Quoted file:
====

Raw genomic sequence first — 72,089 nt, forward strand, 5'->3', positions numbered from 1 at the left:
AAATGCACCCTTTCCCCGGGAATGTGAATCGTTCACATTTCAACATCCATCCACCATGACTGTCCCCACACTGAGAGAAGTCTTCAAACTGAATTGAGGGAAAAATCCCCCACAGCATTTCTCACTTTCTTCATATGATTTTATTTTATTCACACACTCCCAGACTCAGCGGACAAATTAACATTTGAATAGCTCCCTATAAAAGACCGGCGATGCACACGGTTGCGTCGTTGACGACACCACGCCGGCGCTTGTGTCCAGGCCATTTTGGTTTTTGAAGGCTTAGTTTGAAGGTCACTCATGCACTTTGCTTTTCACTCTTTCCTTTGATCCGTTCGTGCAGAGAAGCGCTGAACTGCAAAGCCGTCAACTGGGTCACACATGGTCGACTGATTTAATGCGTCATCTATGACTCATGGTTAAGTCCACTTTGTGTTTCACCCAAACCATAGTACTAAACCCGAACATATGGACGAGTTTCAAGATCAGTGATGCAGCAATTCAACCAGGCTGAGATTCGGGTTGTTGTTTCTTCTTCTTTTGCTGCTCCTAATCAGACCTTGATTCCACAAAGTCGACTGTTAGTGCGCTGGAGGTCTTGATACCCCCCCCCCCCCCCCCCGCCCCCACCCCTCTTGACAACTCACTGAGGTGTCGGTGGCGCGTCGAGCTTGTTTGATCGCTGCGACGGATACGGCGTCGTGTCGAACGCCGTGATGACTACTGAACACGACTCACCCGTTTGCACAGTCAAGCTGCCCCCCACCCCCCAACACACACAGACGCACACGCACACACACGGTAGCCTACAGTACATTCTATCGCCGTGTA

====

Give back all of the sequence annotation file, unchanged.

Raw genomic sequence first — 72,089 nt, forward strand, 5'->3', positions numbered from 1 at the left:
AAATGCACCCTTTCCCCGGGAATGTGAATCGTTCACATTTCAACATCCATCCACCATGACTGTCCCCACACTGAGAGAAGTCTTCAAACTGAATTGAGGGAAAAATCCCCCACAGCATTTCTCACTTTCTTCATATGATTTTATTTTATTCACACACTCCCAGACTCAGCGGACAAATTAACATTTGAATAGCTCCCTATAAAAGACCGGCGATGCACACGGTTGCGTCGTTGACGACACCACGCCGGCGCTTGTGTCCAGGCCATTTTGGTTTTTGAAGGCTTAGTTTGAAGGTCACTCATGCACTTTGCTTTTCACTCTTTCCTTTGATCCGTTCGTGCAGAGAAGCGCTGAACTGCAAAGCCGTCAACTGGGTCACACATGGTCGACTGATTTAATGCGTCATCTATGACTCATGGTTAAGTCCACTTTGTGTTTCACCCAAACCATAGTACTAAACCCGAACATATGGACGAGTTTCAAGATCAGTGATGCAGCAATTCAACCAGGCTGAGATTCGGGTTGTTGTTTCTTCTTCTTTTGCTGCTCCTAATCAGACCTTGATTCCACAAAGTCGACTGTTAGTGCGCTGGAGGTCTTGATACCCCCCCCCCCCCCCCCCGCCCCCACCCCTCTTGACAACTCACTGAGGTGTCGGTGGCGCGTCGAGCTTGTTTGATCGCTGCGACGGATACGGCGTCGTGTCGAACGCCGTGATGACTACTGAACACGACTCACCCGTTTGCACAGTCAAGCTGCCCCCCACCCCCCAACACACACAGACGCACACGCACACACACGGTAGCCTACAGTACATTCTATCGCCGTGTA